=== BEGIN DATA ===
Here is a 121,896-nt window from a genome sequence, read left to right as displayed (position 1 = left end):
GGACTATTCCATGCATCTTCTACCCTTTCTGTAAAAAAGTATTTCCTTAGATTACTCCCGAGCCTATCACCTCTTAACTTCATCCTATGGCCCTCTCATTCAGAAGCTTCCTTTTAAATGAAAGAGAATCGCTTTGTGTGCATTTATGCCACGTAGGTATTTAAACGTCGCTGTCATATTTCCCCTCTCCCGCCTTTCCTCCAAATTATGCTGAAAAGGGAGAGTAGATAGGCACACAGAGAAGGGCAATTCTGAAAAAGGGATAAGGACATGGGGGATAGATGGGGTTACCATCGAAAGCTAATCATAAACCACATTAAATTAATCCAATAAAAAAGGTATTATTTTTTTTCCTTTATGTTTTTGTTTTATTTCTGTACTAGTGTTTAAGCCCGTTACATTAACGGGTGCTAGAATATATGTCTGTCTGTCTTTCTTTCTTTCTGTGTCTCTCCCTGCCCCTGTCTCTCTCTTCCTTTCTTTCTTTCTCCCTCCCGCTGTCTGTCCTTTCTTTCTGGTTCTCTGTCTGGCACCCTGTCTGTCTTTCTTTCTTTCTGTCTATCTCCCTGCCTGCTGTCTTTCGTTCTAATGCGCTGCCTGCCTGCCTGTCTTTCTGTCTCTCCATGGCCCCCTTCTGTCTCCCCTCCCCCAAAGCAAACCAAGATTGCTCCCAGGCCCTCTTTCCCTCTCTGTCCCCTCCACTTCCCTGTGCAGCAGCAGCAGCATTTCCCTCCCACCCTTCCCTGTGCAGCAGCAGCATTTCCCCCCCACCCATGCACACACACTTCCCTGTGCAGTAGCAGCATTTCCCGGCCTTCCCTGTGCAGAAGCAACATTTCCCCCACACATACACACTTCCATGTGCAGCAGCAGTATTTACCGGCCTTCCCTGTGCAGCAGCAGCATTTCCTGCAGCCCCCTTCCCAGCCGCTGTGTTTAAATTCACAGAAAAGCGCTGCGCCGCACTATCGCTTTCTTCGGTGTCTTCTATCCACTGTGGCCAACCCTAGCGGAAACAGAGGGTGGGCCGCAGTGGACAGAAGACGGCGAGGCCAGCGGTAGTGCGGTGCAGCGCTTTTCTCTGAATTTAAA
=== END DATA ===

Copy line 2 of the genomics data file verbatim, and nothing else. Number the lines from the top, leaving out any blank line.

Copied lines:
GGACTATTCCATGCATCTTCTACCCTTTCTGTAAAAAAGTATTTCCTTAGATTACTCCCGAGCCTATCACCTCTTAACTTCATCCTATGGCCCTCTCATTCAGAAGCTTCCTTTTAAATGAAAGAGAATCGCTTTGTGTGCATTTATGCCACGTAGGTATTTAAACGTCGCTGTCATATTTCCCCTCTCCCGCCTTTCCTCCAAATTATGCTGAAAAGGGAGAGTAGATAGGCACACAGAGAAGGGCAATTCTGAAAAAGGGATAAGGACATGGGGGATAGATGGGGTTACCATCGAAAGCTAATCATAAACCACATTAAATTAATCCAATAAAAAAGGTATTATTTTTTTTCCTTTATGTTTTTGTTTTATTTCTGTACTAGTGTTTAAGCCCGTTACATTAACGGGTGCTAGAATATATGTCTGTCTGTCTTTCTTTCTTTCTGTGTCTCTCCCTGCCCCTGTCTCTCTCTTCCTTTCTTTCTTTCTCCCTCCCGCTGTCTGTCCTTTCTTTCTGGTTCTCTGTCTGGCACCCTGTCTGTCTTTCTTTCTTTCTGTCTATCTCCCTGCCTGCTGTCTTTCGTTCTAATGCGCTGCCTGCCTGCCTGTCTTTCTGTCTCTCCATGGCCCCCTTCTGTCTCCCCTCCCCCAAAGCAAACCAAGATTGCTCCCAGGCCCTCTTTCCCTCTCTGTCCCCTCCACTTCCCTGTGCAGCAGCAGCAGCATTTCCCTCCCACCCTTCCCTGTGCAGCAGCAGCATTTCCCCCCCACCCATGCACACACACTTCCCTGTGCAGTAGCAGCATTTCCCGGCCTTCCCTGTGCAGAAGCAACATTTCCCCCACACATACACACTTCCATGTGCAGCAGCAGTATTTACCGGCCTTCCCTGTGCAGCAGCAGCATTTCCTGCAGCCCCCTTCCCAGCCGCTGTGTTTAAATTCACAGAAAAGCGCTGCGCCGCACTATCGCTTTCTTCGGTGTCTTCTATCCACTGTGGCCAACCCTAGCGGAAACAGAGGGTGGGCCGCAGTGGACAGAAGACGGCGAGGCCAGCGGTAGTGCGGTGCAGCGCTTTTCTCTGAATTTAAA